When the war neared its inevitable outcome, Solano López imagined himself surrounded by an immense conspiracy, and so ordered thousands of executions in the army and also two brothers and two brothers-in-law, ministers, military officers and around 500 foreigners, including various diplomats. It was the famous “process of San Fernando,” a dark and shameful chapter of the Guaraní history. He ordered his victims killed with spears to save ammunition. The bodies were buried in a large pit. His cruel treatment of the prisoners was famous. The Marshal López condemned his own soldiers to death if they did not fulfill even the smallest detail of their orders. “Conquer or die” was the daily motto.

The surrender behind the large site of the Humaitá fort against Argentine forces the 24th of July of 1868 was decisive for the course of the war because the fort was the key to enter Paraguay. The Paraguayan resistance was so heroic when the men went out semi-malnutritioned and almost naked, without ammunition, were refugees with high honors for the enemy’s part in recognition of their valor in combat. In Ytororó and Abay, the General Bernardino Caballero offered striking resistance up to the last man against the Brazilian advances so the Marshal could organize a decisive battle in the Lomas Valentinas where on December 17, 1868, was still attacked by large enemy forces. López could leave in retirement after seven days of combat but not before shooting his brother Benigno López, the Palacios bishops and his Chancellor José Berges.

The allied troops entered Asunción in January of 1869, but Solano López had luck because the Brazilian Marquis Caxias considered occupying the capital instead of attacking assumed the war was over. López succeeded in gathering an army of 12,000 which in reality were old men, children and women between Azcurra and Caacupé. He irritated Brazil with the almost miraculous survival of the Paraguayan tyrant and decided to continue the war even without an army. The Argentines and Uruguayans thought occupying Asunción would end the war for them and so left a few regiments in the location and returned to their countries.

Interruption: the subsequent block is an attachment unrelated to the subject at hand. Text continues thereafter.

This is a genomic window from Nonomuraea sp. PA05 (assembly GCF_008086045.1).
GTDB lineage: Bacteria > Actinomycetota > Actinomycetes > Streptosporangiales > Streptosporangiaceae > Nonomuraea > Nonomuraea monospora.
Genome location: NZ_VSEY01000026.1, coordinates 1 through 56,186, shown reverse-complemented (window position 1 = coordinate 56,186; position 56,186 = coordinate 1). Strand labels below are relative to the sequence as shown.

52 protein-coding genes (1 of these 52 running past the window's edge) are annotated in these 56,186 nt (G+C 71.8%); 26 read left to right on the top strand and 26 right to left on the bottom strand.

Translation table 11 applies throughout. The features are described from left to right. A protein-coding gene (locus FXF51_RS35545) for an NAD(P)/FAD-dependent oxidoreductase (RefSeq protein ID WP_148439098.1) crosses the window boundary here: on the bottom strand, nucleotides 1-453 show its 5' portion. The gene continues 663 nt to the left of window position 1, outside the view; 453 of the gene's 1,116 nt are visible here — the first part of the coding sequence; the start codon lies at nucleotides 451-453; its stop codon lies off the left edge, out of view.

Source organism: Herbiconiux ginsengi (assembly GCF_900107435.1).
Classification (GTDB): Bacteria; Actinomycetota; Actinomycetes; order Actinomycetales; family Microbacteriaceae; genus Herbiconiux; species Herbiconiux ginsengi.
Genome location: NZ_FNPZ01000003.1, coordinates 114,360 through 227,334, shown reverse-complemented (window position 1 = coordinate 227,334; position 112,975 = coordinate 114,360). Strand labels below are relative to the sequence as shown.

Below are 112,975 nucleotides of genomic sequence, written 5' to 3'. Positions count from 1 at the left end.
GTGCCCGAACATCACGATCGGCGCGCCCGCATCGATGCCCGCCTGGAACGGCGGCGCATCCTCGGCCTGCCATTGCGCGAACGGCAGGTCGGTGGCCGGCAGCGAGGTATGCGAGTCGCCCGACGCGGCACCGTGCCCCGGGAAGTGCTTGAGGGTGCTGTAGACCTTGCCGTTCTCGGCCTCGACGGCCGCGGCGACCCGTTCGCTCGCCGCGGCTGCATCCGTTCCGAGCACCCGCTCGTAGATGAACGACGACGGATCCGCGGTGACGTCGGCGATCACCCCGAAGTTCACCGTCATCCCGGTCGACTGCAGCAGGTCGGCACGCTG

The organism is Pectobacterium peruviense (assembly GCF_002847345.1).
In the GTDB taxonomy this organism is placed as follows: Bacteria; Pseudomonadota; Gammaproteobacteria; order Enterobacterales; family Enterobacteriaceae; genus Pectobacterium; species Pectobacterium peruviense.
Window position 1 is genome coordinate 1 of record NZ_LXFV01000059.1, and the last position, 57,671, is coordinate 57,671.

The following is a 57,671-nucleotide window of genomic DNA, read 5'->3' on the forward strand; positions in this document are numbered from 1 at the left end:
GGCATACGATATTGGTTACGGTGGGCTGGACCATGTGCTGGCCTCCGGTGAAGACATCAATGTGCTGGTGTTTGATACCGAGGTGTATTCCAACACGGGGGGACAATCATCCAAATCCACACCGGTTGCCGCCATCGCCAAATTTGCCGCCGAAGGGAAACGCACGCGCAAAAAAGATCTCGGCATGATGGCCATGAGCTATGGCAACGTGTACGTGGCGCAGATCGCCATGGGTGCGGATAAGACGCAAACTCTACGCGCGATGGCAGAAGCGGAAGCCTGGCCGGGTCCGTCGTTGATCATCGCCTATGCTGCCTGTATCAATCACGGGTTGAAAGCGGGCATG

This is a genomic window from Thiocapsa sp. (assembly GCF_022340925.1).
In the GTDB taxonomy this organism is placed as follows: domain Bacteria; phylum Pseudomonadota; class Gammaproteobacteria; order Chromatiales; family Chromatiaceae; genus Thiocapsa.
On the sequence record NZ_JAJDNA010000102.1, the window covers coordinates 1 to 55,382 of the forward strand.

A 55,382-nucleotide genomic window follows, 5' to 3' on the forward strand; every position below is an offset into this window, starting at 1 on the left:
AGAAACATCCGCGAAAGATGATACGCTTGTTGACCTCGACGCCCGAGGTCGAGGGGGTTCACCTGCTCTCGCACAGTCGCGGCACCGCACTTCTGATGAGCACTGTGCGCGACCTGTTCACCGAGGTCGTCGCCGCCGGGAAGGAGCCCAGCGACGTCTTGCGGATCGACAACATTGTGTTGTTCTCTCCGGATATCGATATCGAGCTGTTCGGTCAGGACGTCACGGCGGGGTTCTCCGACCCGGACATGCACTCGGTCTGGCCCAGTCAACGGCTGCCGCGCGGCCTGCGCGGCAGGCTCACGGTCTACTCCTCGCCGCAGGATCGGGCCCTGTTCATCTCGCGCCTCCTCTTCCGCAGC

The Brazilians looted and conducted rampages. August 12, 1869, they won a dramatic battle in Piribebuy and unsatisfied, set fire to the hospital full of wounded and slit the throat of the commander of the place, Major Pedro Pablo Caballero. On August 16, 1869, López arranged an integrated army of only children to confront the Brazilian hordes and the fatal combat of Acosta Ñu, of which none survived. Today the day is commemorated as Children’s Day in Paraguay with a special remembrance.
López fled even deeper into the country until he was lanced dead by a Brazilian soldier on the shores of the Aquidabán stream in Cerro Corá on March 1, 1870. With the last words “I die with my nation,” the cruel tyrant ended the bloodiest war in America.

The year 1870 marked the lowest point in Paraguayan history. Hundreds of thousands of Paraguayans were dead. Degraded and practically destroyed, Paraguay had to endure a long occupation of foreign troops and cede enormous extensions of territory to Brazil and Argentina.

According to various versions of historians of what happened between 1865 and 1870, the Marshal Francisco Solano López was not totally responsible for the war. The causes were very complex and included the Porteño anger for the aged interference of Carlos Antonio López in Corrientes. The elder López also had angered the Brazilians for not helping overthrow the Porteño tyrant Rosas in 1852 and for having forced Brazilian troops out of the territory claimed by Paraguay in 1850 and 1855 instead of trying to work out a treaty with them. Carlos A. López regretted having conceded the rights of free navigation to Brazil on the Paraguay River in 1858. Argentina argued over territory ownership of the Missions that were between the Paraná and Uruguay Rivers and Brazil had its own ideas on the Brazil-Paraguay limits. These problems were joined by the Uruguayan whirlpool that touched the ego of Solano López. Carlos Antonio López had survived thanks to a good dose of cunning and a little bit of luck, which was exactly what his unruly son lacked.